News | UCI Hosted the Irvine Symposium on Emerging Research in Transportation 2020

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by Adylbek Abdykalikov, USC, IPPAM 2020

From January 17 through 18, 2020, the University of California, Irvine (UCI) and sponsor Pacific Southwest Region University Transportation Center (PSR) hosted the Third Annual Irvine Symposium on Emerging Research in Transportation (ISERT 2020). Each year, this Symposium brings together academics, researchers, graduate students, and industry professionals in transportation to exchange ideas on emerging research and applications in transportation. ISERT spotlights new research ideas that may still be under development or that involve preliminary results. This is the first in a series of articles detailing the Symposium itself as well as individual presenters.


Over the span of two days, ISERT 2020 participants heard from nearly 20 presenters in five sessions covering a variety of transportation specializations. Presentations addressed both international and domestic transportation issues, with speakers offering unique perspectives and from China and Australia to Texas and Illinois. The major themes of ISERT 2020 centered on big data and technical research, including data analytics and computational schemes in transportation; connected/autonomous/shared mobility systems in transportation; advances in demand and activity system modeling; advances in modeling and analysis for sustainability; modeling and analysis of transportation system control; advances in technology and user-centric applications; and transit, freight, land-use, and mobility planning.


Director of UCI’s Institute of Transportation Studies and Professor Stephen Ritchie kicked off the Symposium by welcoming participants, recognizing transportation’s prominence in research, and noting the important role of both researchers and young minds in creating and disseminating knowledge that leads to improvements for the greater good in all aspects of transportation.


Participants and speakers pose for a celebratory photo.


During the first session, moderated by Professor R. Jayakrishan of UCI, speakers from UCI, the University of Texas at Arlington, and Canada’s McMaster University presented their work on the development of connected vehicles, the role of heavy-duty zero-emission vehicles, optimal location issues for speed limit application areas, and barriers and opportunities of transportation-disadvantaged populations.


The second session was moderated by Professor Mike McNally, also of UCI, and followed the same format as the first. Four more well-qualified researchers shared their work on relevant transportation issues like implementing autonomous and shared mobility systems, dynamic shuttle dispatching, and alternative fuel adoption in heavy-duty vehicle fleets in California. Guest speaker and Professor from Shanghai Maritime University, Ying'en Ge, spoke on transport operations and management within a port cluster.


Another international guest presented his research during the third session -- Professor Gunwoo Lee from Chung-Ang University, South Korea, showcased his work on fuel consumption models of container ships in Korea. Professor Linda Hill employed a more qualitative approach with her presentation on “Public Health Strategies for Transportation Safety.” Other speakers introduced projects on dual process models and powertrain optimization.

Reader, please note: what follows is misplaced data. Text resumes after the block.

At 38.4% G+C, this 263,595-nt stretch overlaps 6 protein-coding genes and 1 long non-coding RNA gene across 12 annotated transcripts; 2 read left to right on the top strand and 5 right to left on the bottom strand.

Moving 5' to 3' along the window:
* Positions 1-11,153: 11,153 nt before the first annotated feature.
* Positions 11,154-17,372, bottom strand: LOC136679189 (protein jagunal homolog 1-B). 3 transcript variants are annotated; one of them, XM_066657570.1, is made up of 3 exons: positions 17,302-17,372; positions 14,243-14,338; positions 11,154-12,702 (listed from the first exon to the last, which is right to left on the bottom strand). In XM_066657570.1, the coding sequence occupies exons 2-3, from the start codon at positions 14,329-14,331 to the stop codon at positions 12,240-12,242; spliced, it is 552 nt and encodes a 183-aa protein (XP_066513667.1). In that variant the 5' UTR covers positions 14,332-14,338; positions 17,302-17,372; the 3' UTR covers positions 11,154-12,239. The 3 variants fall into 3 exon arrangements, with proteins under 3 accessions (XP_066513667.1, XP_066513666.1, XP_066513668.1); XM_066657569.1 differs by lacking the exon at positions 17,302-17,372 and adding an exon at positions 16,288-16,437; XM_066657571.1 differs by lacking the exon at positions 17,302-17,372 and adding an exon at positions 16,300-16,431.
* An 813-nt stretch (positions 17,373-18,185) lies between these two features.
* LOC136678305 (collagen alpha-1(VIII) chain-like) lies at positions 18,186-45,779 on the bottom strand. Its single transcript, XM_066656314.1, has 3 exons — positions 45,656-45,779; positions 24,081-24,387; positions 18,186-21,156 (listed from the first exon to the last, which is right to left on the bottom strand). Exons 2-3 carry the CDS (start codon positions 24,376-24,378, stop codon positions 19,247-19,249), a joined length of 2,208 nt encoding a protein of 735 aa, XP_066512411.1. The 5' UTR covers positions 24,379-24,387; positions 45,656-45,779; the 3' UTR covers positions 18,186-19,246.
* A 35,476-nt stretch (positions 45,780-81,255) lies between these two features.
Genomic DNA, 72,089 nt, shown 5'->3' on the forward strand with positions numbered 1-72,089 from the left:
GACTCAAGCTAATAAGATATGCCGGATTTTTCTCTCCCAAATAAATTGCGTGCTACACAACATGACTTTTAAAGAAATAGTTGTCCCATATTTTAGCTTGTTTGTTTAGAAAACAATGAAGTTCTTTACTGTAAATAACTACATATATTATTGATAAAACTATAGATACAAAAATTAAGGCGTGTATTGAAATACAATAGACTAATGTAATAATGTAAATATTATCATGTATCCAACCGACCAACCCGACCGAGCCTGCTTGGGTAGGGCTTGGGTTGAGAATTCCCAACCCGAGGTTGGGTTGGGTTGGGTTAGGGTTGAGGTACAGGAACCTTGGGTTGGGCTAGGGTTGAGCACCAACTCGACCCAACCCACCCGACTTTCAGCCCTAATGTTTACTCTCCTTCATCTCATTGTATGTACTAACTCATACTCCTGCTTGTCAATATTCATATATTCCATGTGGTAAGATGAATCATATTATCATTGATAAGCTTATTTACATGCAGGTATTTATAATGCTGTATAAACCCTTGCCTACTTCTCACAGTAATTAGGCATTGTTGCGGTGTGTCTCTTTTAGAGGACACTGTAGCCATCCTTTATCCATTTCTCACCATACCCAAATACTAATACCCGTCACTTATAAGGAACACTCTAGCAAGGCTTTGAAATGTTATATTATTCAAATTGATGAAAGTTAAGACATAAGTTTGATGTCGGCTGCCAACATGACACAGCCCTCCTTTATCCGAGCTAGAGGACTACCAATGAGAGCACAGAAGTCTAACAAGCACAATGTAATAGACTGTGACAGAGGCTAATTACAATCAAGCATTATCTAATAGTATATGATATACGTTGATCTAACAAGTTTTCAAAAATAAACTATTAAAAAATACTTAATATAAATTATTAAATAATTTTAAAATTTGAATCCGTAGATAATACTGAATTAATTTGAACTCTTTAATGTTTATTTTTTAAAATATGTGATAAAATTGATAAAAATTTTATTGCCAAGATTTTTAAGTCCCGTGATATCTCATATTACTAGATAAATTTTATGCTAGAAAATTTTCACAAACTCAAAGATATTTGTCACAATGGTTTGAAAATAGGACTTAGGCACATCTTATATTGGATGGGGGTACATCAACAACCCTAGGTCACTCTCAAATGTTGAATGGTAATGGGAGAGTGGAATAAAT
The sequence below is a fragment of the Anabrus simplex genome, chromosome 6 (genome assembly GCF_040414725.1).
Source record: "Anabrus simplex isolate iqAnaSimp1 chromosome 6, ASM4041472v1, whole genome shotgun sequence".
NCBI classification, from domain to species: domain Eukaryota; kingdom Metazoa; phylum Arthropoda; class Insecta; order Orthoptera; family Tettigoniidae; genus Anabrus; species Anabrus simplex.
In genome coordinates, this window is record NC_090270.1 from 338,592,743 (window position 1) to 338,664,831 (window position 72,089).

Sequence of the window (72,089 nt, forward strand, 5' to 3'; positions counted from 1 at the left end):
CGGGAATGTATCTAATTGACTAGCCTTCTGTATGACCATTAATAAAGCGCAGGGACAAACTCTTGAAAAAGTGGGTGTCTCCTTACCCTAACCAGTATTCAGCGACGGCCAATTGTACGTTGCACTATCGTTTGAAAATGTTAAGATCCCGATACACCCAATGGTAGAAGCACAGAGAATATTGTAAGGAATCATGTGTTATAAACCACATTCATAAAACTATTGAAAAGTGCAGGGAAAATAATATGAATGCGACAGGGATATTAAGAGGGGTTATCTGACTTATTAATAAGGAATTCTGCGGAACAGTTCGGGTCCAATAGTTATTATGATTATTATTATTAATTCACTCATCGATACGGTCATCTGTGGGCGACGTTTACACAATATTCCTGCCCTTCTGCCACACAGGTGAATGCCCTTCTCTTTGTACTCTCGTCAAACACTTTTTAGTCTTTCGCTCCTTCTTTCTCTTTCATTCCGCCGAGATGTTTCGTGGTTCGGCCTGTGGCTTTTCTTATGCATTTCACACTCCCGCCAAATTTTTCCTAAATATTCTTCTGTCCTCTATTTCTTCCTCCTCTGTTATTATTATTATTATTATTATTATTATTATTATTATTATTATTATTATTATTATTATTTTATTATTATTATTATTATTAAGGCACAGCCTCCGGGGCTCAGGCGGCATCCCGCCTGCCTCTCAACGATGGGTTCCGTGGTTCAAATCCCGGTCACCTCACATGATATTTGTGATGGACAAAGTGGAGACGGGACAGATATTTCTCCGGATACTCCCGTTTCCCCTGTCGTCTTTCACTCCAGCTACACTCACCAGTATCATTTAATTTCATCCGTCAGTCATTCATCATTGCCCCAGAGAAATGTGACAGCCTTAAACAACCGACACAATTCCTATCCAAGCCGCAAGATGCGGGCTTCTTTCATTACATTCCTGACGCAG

After the third session, ISERT attendees enjoyed the opportunity to stretch their legs and take a look at posters showcasing the research of  seven UCI graduate students, including some emerging researchers who also presented at the Symposium. The emerging scholars knowledgeably shared their research methodology and preliminary results of their projects with conference participants. The poster session covered various transportation issues, including EV management, the improvement of urban multi-modal transport systems, and efficient usage of transportation supply.


Symposium attendees study a researcher's project poster up close during the poster session.


On the second day of the program, the Symposium continued with its fourth and fifth sessions. ISERT participants listened to, learned about, and exchanged ideas on the development of automated vehicles and traffic data analysis. Professor Nestor Garza, of California State University, Dominguez Hills, presented his work on the “Radical Uncertainty and the Effect of Transport Infrastructure on Land Prices”. During the fifth session, Professor Shengchuan Zhao, of the Dalian University of Technology, performed “An Empirical Study on Public Acceptance towards Autonomous Vehicles in China.” ISERT is a valuable opportunity for young researchers and industry professionals alike to exchange ideas on modern transportation-related challenges. The Symposium allows those interested in transportation to gain a better sense of the latest research developments. We wish all presenters the best of luck in going on to polish and expand their research. You can view the full list of presenters and topics here.


About the Author:

Adylbek Abdykalikov is a recent graduate of the Masters of International Public Policy and Management Program at USC Price. He has working experience in various positions at the Ministries of Transport and Communication and Investment and Development of Kazakhstan and was in charge of Transportation and Civil Aviation policy development and implementation. He served as the lead writer to METRANS Newsletter and lead student event coordinator for METRANS and PSR.